Norton Identity Safe can also securely store your credit card numbers for easy online payments. (It’s important to be careful when you’re sharing personal information like credit card numbers online, as this can open you up to credit card fraud.)

SecureSafe

SecureSafe is a cloud storage service for sensitive files and passwords. File storage is its standout feature. If you need to store a digital copy of a sensitive file (like one of these seven documents you need to fill out before you die), a SecureSafe free account includes 100 MB of file storage space and can save up to 50 passwords. Paid accounts (starting at $18/year) get unlimited passwords and more file storage space. The app includes a variety of security features for file storage, including a free, secure PDF viewer for smartphones.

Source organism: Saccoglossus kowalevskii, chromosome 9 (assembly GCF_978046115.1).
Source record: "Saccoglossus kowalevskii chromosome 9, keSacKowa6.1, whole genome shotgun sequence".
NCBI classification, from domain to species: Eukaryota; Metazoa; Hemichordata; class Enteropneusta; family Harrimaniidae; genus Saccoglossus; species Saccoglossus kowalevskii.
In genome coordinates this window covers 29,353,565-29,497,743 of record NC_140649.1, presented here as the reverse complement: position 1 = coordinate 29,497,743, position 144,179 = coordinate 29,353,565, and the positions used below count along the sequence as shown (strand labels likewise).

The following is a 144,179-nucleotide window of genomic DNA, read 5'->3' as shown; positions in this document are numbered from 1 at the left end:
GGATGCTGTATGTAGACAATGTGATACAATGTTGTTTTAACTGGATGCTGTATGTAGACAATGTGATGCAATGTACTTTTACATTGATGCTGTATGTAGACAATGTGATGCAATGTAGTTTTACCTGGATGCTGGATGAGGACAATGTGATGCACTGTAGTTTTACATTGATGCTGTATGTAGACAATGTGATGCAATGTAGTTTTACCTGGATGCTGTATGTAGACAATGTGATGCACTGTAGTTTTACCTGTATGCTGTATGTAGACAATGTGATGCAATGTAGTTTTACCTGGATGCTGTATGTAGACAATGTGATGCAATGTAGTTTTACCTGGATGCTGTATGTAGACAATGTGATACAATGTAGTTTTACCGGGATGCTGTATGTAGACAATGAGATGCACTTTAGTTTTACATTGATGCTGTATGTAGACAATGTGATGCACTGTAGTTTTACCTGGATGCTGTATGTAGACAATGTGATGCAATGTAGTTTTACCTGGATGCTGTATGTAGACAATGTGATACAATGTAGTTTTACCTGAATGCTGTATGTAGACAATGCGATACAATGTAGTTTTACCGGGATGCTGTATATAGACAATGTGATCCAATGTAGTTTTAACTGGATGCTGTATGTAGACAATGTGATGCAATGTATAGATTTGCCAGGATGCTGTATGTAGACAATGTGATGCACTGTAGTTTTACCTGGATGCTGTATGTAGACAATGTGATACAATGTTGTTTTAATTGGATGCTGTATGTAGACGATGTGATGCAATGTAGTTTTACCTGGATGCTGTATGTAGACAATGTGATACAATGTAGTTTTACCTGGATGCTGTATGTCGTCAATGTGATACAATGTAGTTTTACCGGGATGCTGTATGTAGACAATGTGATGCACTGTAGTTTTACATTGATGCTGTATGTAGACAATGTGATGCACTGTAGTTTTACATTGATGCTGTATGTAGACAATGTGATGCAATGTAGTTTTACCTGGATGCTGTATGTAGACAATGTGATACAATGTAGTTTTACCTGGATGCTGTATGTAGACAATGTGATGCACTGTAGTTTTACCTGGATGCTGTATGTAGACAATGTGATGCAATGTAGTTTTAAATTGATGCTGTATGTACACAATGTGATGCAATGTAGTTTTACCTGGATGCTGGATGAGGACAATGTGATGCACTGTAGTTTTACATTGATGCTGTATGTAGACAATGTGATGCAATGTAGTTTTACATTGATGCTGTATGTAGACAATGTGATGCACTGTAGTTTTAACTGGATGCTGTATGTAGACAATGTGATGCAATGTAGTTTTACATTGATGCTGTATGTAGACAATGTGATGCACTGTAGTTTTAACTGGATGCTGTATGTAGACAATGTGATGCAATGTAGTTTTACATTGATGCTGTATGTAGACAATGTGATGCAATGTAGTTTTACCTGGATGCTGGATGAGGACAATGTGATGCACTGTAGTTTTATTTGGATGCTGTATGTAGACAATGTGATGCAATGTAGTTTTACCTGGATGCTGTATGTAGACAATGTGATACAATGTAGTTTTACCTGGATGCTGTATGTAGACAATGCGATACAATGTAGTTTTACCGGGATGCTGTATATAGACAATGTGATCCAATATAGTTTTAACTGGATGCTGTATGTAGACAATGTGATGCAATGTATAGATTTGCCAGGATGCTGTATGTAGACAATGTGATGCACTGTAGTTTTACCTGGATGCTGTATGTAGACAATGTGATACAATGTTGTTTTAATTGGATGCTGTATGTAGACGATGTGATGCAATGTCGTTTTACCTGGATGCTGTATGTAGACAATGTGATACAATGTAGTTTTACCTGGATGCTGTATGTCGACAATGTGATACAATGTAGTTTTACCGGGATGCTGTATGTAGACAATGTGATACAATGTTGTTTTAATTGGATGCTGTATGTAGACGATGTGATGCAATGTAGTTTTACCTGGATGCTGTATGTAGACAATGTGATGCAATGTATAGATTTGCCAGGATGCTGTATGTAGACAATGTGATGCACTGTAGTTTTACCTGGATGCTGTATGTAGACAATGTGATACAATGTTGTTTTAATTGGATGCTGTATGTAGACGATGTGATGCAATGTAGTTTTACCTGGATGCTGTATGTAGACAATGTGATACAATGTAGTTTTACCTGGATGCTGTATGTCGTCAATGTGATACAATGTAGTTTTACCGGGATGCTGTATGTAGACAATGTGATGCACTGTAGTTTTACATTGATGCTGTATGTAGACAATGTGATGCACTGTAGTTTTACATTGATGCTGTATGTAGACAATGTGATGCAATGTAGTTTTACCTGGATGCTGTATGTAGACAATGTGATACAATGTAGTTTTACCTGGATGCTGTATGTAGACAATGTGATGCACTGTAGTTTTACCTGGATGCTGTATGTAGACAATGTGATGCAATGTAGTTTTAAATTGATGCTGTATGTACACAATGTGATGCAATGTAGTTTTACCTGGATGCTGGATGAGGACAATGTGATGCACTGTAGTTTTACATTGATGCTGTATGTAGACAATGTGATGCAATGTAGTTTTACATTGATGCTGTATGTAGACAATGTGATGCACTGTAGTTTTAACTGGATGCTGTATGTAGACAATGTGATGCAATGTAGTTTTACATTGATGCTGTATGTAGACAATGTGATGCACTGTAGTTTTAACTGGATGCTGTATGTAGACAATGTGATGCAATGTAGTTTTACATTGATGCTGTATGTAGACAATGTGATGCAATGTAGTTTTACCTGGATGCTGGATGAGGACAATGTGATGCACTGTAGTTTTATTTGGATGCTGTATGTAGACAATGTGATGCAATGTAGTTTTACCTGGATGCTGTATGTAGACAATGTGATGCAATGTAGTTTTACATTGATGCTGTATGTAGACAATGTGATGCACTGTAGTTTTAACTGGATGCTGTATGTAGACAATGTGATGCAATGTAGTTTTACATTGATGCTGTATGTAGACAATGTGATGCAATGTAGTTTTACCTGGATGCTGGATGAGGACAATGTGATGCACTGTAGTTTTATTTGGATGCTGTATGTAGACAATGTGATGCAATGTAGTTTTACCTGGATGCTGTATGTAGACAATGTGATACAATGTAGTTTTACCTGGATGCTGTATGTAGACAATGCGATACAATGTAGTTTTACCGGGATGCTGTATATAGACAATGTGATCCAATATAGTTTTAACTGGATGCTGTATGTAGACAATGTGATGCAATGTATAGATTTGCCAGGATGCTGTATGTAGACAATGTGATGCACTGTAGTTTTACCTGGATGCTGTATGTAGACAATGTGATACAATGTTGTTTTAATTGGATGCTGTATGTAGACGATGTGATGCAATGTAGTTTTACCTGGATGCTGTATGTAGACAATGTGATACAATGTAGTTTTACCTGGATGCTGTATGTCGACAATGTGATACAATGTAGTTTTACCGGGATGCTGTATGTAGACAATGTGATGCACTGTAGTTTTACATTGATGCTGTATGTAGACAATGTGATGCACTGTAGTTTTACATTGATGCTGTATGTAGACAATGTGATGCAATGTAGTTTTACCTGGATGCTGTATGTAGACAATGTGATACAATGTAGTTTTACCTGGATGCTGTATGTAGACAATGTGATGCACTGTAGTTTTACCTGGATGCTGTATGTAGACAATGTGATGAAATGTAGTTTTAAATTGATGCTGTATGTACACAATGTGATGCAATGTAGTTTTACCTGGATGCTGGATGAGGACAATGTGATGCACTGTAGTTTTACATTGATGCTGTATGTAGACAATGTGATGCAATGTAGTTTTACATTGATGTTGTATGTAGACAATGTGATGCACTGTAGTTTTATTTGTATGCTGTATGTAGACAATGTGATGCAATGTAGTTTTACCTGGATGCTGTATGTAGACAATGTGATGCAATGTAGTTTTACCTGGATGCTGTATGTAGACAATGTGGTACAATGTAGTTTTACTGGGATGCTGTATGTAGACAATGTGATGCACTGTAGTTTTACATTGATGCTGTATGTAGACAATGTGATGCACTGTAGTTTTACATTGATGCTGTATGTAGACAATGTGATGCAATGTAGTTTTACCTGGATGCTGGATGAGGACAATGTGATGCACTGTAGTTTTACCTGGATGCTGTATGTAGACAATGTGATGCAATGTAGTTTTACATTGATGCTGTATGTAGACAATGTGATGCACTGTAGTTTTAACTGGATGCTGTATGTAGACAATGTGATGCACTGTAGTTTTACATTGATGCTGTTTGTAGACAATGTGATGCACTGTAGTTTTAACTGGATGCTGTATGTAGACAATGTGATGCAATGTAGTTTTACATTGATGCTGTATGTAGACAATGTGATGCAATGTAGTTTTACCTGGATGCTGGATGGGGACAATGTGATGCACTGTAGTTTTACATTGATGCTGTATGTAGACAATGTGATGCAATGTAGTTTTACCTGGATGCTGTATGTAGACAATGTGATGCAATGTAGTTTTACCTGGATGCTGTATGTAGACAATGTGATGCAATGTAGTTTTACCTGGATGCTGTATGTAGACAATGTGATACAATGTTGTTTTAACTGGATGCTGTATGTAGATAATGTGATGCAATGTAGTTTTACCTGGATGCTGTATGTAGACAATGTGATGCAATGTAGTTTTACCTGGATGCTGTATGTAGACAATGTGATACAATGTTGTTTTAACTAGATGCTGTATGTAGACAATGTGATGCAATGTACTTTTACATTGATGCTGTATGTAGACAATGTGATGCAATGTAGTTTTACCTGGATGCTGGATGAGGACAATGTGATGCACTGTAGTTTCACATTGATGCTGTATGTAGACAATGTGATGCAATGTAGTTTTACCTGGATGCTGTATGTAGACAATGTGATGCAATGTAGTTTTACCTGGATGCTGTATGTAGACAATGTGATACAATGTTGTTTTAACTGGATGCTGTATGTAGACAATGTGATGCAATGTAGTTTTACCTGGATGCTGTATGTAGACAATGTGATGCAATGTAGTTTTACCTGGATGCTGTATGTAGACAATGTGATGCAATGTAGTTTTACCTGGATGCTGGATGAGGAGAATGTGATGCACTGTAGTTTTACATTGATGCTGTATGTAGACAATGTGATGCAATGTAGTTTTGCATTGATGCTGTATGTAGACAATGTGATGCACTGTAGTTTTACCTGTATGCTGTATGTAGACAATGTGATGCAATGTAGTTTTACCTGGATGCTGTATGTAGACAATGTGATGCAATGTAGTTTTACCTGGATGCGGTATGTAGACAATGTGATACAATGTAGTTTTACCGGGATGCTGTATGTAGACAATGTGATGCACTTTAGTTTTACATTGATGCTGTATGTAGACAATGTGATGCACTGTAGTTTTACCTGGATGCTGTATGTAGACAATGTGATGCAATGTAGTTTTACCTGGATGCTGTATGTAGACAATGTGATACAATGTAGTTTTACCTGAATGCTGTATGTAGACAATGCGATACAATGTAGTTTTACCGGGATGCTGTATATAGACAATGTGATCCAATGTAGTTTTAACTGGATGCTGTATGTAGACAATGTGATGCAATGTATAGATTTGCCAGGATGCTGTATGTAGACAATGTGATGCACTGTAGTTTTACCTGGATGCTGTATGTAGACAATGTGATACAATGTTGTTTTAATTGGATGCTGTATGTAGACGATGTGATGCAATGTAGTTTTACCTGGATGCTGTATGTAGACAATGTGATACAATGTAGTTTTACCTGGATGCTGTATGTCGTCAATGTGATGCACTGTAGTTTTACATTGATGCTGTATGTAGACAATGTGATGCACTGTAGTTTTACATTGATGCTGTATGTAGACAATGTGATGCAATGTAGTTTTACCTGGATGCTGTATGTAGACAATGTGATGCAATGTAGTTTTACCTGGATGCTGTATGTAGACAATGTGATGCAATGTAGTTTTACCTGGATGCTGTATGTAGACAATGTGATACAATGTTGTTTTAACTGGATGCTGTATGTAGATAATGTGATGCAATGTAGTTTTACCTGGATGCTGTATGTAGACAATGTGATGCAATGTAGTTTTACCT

When you open the app on desktop or mobile, passwords are listed alphabetically. If you’ve entered the URL, you can click the arrow icon to go straight to the site. The password is copied to your clipboard automatically so you can paste it into the field on the login screen. The clipboard is erased after a short period of time; the time period is customizable.

SecureSafe doesn’t run as a browser extension, so you need to log into your account to access your passwords. This is an advantage for people who don’t want extension clutter or popups, or for people who use shared devices. The extra steps are cumbersome, though, for anyone who wants passwords to automatically populate.

Want to learn more about how to keep your information safe? Here are eight ways to protect your privacy online.

Image: pixelfit